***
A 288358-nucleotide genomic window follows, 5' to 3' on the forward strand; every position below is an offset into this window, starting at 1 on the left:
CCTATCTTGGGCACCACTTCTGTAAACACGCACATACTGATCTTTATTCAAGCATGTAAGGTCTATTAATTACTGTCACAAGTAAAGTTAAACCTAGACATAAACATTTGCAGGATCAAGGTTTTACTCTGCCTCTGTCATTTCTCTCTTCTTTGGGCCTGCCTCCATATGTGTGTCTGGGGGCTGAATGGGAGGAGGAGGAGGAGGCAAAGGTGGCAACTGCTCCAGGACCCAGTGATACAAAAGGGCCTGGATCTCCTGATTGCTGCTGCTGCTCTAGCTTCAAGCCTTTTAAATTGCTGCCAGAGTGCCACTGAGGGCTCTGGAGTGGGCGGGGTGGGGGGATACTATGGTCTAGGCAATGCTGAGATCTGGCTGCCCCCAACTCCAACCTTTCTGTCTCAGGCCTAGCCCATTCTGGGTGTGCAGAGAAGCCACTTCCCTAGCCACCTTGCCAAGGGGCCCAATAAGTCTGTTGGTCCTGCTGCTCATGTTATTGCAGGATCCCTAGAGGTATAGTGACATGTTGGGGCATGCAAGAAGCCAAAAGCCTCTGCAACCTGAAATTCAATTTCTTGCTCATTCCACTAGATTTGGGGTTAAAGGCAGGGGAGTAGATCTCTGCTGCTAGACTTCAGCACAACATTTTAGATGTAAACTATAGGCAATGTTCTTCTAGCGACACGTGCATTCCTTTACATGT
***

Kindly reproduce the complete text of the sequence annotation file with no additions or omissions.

A 288358-nucleotide genomic window follows, 5' to 3' on the forward strand; every position below is an offset into this window, starting at 1 on the left:
CCTATCTTGGGCACCACTTCTGTAAACACGCACATACTGATCTTTATTCAAGCATGTAAGGTCTATTAATTACTGTCACAAGTAAAGTTAAACCTAGACATAAACATTTGCAGGATCAAGGTTTTACTCTGCCTCTGTCATTTCTCTCTTCTTTGGGCCTGCCTCCATATGTGTGTCTGGGGGCTGAATGGGAGGAGGAGGAGGAGGCAAAGGTGGCAACTGCTCCAGGACCCAGTGATACAAAAGGGCCTGGATCTCCTGATTGCTGCTGCTGCTCTAGCTTCAAGCCTTTTAAATTGCTGCCAGAGTGCCACTGAGGGCTCTGGAGTGGGCGGGGTGGGGGGATACTATGGTCTAGGCAATGCTGAGATCTGGCTGCCCCCAACTCCAACCTTTCTGTCTCAGGCCTAGCCCATTCTGGGTGTGCAGAGAAGCCACTTCCCTAGCCACCTTGCCAAGGGGCCCAATAAGTCTGTTGGTCCTGCTGCTCATGTTATTGCAGGATCCCTAGAGGTATAGTGACATGTTGGGGCATGCAAGAAGCCAAAAGCCTCTGCAACCTGAAATTCAATTTCTTGCTCATTCCACTAGATTTGGGGTTAAAGGCAGGGGAGTAGATCTCTGCTGCTAGACTTCAGCACAACATTTTAGATGTAAACTATAGGCAATGTTCTTCTAGCGACACGTGCATTCCTTTACATGT